New Zealand Schools: Ngā Kura o Aotearoa (2010) Publications
This report of the Minister of Education on the compulsory schools sector in New Zealand pertains to 2010 (also known as the Schools Sector Report).
Author(s): Ministry of Education
Date Published: September 2011
This Government has a vision for a country where all our young people have access to effective education and the ability to achieve at a high standard, academically and otherwise. By providing all students with a good education throughout their schooling years, our nation“s youth will be better prepared for further education and employment.
The 2010 year was one of changes and challenges in the New Zealand schooling system. The National Standards policy was in its first year of implementation for English medium schools, Ngä Whanaketanga Rumaki Mäori (standards for Mäori medium settings and kura) were in development for implementation in 2011, and Christchurch schools were having to recover from a major earthquake. The performance of Christchurch schools following the 2010 earthquake, and the subsequent major earthquakes in 2011, has demonstrated the organisation, resourcefulness and resilience of our schools and their staff.
Parents understand the importance of basic numeracy and literacy skills in our increasingly knowledge-based society and, along with teachers, are often heavily engaged in their child“s learning. National Standards have been designed to support The New Zealand Curriculum. The standards are aimed at establishing high expectations for students at the national level. The 2010 year was the first in which schools reported to parents on their child“s progress and achievement against the National Standards (English medium). This reporting gives parents feedback on areas where they may need to help their children and what they may need to discuss with teachers. Schools are setting targets in 2011 based on National Standards data they have collected in 2010.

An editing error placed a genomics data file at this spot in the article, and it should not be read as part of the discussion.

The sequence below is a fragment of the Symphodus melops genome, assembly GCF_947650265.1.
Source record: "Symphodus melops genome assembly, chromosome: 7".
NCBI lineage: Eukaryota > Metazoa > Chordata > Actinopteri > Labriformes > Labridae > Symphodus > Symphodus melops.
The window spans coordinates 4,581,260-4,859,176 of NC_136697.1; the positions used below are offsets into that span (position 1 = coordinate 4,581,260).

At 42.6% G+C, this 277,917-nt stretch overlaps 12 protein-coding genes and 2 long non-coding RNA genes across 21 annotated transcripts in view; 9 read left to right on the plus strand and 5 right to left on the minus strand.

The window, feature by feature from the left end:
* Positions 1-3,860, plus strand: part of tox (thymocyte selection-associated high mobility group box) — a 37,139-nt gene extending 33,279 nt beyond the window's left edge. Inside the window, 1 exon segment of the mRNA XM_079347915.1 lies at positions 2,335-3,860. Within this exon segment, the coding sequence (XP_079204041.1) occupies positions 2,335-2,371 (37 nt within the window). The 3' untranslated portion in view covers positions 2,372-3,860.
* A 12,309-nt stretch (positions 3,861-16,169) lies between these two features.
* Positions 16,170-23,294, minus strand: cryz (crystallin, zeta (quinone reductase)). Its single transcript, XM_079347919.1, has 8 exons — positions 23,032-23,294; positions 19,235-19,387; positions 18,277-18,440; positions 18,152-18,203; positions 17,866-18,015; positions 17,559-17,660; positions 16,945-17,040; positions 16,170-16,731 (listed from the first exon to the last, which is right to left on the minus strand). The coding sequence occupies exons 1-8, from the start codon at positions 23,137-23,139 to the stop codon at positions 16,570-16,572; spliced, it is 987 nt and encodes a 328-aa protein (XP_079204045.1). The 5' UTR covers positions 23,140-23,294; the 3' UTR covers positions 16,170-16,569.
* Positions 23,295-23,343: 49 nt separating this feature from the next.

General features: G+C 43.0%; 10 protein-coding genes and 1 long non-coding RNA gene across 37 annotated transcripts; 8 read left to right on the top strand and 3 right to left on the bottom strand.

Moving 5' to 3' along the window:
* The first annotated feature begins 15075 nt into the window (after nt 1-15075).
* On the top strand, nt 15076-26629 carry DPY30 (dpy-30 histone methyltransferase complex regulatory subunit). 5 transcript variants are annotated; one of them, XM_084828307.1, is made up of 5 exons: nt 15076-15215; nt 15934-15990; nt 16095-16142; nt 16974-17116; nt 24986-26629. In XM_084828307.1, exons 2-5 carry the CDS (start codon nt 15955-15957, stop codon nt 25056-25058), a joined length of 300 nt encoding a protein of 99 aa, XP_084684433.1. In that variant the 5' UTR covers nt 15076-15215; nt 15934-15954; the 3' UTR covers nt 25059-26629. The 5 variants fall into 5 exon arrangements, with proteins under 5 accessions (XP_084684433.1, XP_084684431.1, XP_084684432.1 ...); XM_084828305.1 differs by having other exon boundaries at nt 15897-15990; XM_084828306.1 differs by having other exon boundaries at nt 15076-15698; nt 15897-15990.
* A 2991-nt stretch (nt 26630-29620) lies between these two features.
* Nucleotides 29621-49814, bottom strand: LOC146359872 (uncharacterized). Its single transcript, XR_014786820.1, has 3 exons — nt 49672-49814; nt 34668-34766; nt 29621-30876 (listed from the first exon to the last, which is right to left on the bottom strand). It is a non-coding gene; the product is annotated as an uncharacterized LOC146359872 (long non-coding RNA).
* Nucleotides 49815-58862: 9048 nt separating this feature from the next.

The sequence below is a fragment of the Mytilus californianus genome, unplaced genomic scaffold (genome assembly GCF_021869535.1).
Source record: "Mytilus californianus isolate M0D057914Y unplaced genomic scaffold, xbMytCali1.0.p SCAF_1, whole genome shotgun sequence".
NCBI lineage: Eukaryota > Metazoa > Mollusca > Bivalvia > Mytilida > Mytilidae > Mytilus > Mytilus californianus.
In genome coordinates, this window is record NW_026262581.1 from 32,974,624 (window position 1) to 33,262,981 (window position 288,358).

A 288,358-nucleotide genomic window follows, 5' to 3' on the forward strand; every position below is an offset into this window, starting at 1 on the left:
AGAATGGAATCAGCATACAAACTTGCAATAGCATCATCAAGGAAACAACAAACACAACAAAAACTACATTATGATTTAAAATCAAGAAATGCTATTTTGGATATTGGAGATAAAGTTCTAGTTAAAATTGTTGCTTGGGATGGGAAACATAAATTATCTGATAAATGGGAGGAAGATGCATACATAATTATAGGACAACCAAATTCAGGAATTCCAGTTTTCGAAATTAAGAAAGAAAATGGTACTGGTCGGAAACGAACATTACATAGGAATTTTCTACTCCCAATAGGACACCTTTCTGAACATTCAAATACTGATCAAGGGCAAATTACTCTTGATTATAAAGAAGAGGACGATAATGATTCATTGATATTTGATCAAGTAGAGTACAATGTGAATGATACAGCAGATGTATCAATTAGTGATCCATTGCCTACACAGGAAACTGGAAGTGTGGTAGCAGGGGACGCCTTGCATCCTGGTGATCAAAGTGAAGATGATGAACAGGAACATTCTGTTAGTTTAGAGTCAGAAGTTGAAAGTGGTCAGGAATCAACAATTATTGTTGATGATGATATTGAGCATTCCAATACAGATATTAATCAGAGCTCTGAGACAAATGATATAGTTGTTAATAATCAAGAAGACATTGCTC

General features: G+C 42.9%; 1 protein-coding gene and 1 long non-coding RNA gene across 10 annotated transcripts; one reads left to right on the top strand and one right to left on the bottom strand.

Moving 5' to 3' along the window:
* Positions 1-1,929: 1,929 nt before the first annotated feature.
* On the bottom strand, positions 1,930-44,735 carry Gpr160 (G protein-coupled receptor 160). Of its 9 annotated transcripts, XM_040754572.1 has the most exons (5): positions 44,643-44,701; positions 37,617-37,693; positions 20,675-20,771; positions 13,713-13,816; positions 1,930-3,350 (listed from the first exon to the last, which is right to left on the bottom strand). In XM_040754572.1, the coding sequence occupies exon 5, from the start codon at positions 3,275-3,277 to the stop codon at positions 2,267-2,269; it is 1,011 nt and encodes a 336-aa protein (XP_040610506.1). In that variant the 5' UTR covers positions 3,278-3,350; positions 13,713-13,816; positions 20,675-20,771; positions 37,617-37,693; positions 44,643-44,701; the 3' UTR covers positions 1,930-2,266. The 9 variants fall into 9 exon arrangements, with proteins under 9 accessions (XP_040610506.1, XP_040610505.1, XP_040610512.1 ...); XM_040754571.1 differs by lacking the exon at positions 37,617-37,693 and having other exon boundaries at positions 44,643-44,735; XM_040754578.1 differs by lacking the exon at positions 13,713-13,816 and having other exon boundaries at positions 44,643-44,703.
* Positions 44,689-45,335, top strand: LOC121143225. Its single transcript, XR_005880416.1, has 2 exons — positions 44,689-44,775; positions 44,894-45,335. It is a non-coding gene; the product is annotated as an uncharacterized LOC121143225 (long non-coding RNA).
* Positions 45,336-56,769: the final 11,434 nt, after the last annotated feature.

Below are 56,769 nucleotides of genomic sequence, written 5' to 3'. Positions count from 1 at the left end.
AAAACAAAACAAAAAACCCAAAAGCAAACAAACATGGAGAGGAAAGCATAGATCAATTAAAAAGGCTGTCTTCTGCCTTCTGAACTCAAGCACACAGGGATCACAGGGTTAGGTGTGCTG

Our Youth Guarantee programme continues, and new trades academies have opened throughout the country to provide opportunities for 16- and 17-year-olds who are disengaging in traditional school settings. These trades academies mean that, for zero fees, students get further education and worthwhile qualifications that make the move into employment or continuing education more likely.
This report shows that the New Zealand school sector is performing well, but there is still room for improvement. The spread of achievement of our students is expansive. Too many pupils do not achieve to their full potential because the system does not engage and support them in their learning. Progress is being made towards a number of goals that have been set in previous years, and with the introduction of the National Standards and other initiatives we expect to see continuing progress towards addressing achievement disparities. The Government“s emphasis will continue to be on lifting educational standards so that the students of today can be the talented adults of tomorrow, contributing to New Zealand“s society and economy in a meaningful way.
I am pleased to present to Parliament New Zealand Schools Ngä Kura o Aotearoa - 2010.
Hon. Anne Tolley
Minister of Education
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